Dementia is a progressive disease, all types of dementia are progressive. A person’s ability to remember, communicate, understand, express, problem solve, and reason gradually declines.
The speed at which it declines differs among people with dementia. There is no set speed or formula that maps out their decline. Factors such as emotional resilience, physical make-up, and most importantly available support. Understanding dementia as a series of stages can be useful, this provides a rough guide.
Stage 0 – No Impairment: The person has no significant memory loss, is fully oriented, normal judgement and problem-solving ability and able to carry out their normal daily routine. There is no impairment in their abilities. The person is fully capable of self-care.
Stage 0.5 – Questionable Dementia: The person is fully oriented but may have minor inconsistencies with their memory. There is slight impairment noted in their social interaction, intellectual interest, interest in hobbies and ability to solve problems and make a judgement. The person is fully capable of self-care.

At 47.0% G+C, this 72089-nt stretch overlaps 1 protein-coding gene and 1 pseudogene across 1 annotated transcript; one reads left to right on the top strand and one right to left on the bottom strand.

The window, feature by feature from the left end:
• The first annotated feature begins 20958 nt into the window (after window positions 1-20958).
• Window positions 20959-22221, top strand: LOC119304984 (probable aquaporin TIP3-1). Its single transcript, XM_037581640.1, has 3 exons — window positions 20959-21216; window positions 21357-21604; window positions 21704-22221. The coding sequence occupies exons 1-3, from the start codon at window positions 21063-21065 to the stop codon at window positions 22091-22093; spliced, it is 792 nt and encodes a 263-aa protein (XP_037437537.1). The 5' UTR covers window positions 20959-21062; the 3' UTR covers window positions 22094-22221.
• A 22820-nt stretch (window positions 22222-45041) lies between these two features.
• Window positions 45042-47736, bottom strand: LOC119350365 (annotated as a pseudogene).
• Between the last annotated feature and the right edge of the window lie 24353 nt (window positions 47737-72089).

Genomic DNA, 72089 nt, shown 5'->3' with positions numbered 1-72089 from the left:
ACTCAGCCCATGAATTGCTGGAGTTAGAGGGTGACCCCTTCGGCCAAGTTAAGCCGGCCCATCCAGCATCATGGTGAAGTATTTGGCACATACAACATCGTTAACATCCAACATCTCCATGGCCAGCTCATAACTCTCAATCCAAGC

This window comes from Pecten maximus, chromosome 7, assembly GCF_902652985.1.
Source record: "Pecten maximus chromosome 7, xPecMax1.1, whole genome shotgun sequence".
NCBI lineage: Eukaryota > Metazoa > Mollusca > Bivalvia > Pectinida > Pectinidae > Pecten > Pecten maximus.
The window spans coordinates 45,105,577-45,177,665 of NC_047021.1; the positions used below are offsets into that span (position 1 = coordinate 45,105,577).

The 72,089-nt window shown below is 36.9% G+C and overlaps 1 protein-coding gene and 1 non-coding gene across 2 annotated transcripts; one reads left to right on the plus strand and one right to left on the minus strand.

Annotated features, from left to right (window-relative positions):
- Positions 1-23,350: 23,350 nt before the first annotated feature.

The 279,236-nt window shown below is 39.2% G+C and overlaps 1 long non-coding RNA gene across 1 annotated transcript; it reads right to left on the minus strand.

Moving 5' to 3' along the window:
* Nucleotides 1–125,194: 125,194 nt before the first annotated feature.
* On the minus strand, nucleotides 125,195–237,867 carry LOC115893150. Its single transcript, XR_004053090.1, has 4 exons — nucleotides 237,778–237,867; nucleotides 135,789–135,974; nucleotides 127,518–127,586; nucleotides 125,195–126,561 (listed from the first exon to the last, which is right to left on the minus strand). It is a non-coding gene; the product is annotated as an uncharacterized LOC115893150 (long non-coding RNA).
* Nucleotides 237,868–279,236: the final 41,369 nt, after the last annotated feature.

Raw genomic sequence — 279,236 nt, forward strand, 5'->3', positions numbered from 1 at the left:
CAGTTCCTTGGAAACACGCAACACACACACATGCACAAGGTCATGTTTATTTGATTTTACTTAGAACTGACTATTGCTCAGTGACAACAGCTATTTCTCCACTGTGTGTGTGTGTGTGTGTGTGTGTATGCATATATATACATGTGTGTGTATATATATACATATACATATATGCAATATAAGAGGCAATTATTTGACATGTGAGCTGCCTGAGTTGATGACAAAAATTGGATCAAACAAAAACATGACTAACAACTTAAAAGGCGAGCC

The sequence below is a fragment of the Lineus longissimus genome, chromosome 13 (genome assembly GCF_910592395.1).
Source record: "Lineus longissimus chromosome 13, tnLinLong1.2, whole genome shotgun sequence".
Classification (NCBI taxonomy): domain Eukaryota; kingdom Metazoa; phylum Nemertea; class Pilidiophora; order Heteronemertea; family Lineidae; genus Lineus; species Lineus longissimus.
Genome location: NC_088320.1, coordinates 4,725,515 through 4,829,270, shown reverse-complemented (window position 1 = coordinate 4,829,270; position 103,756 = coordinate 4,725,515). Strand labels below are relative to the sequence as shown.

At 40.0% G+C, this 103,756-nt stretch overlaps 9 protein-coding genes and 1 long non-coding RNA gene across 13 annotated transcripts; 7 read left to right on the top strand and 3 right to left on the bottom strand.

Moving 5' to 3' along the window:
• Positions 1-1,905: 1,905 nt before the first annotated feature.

Stage 1- Mild Dementia: The person has moderate memory loss, experiences moderate difficulty with orientation, handling problems and functioning independently at activities. The person needs prompting with their personal care. Their social judgement is maintained and is still engaged in some activities.
Stage 2 – Moderate Dementia: The person has severe difficulty with remembering, orientation, handling problems, and social judgement. Complicated tasks are abandoned, only highly learned material is retained, and simple tasks are preserved. The person requires assistance in hygiene and grooming.
Stage 3 – The person has severe memory loss, unable to make judgements or solve problems. Appears too ill to be taken to functions and is oriented to only a person. The person needs much help with personal care, hygiene, and grooming.
If your loved one is at 0.5 or higher you must seek professional help.